When you're a stuntwoman, making a living is an actual balancing act. And it's something Cheyenne Ellis has mastered.

She's spent decades tumbling down stairs and feigning fights and falls for A-list Hollywood stars, while simultaneously building a successful career as a photographer specializing in lifestyle and advertising. "The creative world and being an athlete all ties together for me," says Ellis. She feels at home both behind the camera and projected on the big screen: "That's the duality of my world."

At eight years old, Ellis literally jumped into her career as a stuntwoman, leaping off a two-story platform and landing on an air bag while filming a television commercial. Far from being afraid, she remembers, "more than anything, I was just excited I missed two days of school."

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Michael Schwartz
Michael Schwartz

Ellis was joining the family business: her mother, father, and several aunts and uncles were all stuntmen, and her sister later married one. "Who else is going to let their kid do a stunt at eight years old?" she laughs. "It's a lot like growing up in the circus."

Beyond landing her a first career—by her teenage years, Ellis was a stunt double for a major movie actress—she benefited from her family's experience and realized she'd need a second job. "I needed something to fall back on in case I ever got hurt," Ellis recounts.

She studied fine art and photography in college and post-college, and then landed a job with legendary fashion photographer Irving Penn in New York. "I credit him for teaching me integrity, for showing me how to treat assistants," she says. "I try to keep that going and show kids who work for me that this is a craft."

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Images courtesy of Cheyenne Ellis

Returning to her native California, "I was doing photography and stunts and not telling people in either business," she says. "I wanted them to take me seriously. The next thing I knew, I had these two full-time careers." On a recent day at work, Cheyenne heads from her home in the Los Angeles area to San Francisco for a weeklong studio shoot, a back-to-school campaign for a major retailer. Whether she's photographing celebrity portraits or fashion campaigns, "there's a joyful element to my work I like to keep consistent," says Ellis. Commercial gigs also afford her the opportunity to travel, shooting for her own artistic enjoyment.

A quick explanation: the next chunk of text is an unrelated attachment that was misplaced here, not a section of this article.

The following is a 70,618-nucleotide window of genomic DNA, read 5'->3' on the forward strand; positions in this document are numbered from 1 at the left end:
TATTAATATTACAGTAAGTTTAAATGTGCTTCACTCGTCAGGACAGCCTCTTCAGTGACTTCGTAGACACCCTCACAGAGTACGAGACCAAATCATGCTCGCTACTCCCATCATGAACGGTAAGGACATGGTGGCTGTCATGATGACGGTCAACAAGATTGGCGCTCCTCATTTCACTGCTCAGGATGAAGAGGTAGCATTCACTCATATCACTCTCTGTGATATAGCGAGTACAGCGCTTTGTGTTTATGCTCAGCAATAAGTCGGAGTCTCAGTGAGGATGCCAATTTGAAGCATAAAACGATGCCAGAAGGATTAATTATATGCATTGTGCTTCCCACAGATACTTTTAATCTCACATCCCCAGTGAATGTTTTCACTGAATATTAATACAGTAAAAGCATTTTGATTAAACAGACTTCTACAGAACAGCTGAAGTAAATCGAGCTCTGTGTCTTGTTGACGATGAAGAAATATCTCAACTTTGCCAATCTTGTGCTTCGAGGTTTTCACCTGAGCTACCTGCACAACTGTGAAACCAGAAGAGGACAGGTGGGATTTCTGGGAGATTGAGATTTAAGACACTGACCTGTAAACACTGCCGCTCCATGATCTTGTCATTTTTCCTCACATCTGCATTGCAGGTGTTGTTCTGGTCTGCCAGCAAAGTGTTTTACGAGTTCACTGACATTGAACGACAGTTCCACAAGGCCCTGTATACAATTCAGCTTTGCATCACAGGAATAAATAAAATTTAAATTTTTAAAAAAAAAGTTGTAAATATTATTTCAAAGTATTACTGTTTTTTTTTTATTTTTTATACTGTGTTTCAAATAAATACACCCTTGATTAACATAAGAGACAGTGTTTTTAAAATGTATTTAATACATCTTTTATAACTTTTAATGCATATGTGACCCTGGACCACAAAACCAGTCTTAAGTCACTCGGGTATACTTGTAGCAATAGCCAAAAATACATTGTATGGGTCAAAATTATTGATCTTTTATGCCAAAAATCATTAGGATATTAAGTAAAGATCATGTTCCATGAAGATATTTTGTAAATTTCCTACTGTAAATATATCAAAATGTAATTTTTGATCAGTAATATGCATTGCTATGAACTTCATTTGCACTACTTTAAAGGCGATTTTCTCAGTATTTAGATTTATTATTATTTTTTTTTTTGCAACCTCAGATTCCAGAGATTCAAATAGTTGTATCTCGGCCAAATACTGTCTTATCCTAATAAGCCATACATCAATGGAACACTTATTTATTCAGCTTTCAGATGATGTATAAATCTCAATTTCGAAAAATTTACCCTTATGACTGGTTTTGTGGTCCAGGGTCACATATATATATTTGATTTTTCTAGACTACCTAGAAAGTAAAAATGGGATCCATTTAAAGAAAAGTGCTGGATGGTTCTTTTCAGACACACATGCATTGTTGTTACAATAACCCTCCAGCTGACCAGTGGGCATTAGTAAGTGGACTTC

Michael Schwartz
Michael Schwartz

A day on set is unpredictable for a stuntwoman. "A lot of days you go to work, and you don't know what you're going to do," says Ellis. "You show up with a bag of pads and are ready to hit the ground, or fall into something." Success, she says, requires being well rounded and ready for anything. But it also means having seen, at the age of 38, some glass ceilings crack. "We've made major progress as stuntwomen," says Ellis. "My dad worked on an action movie and stood in for an actress for a car stunt. That would never happen today. We've proven ourselves."

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Michael Schwartz
Michael Schwartz

"Woman are doing the work, we've done the work," she adds. "I've worked with 20 amazing female role models in either of my careers. There's nothing stopping us."

It may just be that innate confidence that drives Ellis' success. "I know when I've got the shot," she says of her photography, "but I don't know how to describe it in words. It's a confidence that comes with experience. Maybe practice—and a lot of experience."

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Styled by Anna Katsanis, Hair by Charles McNair, Makeup by Misha Shahzada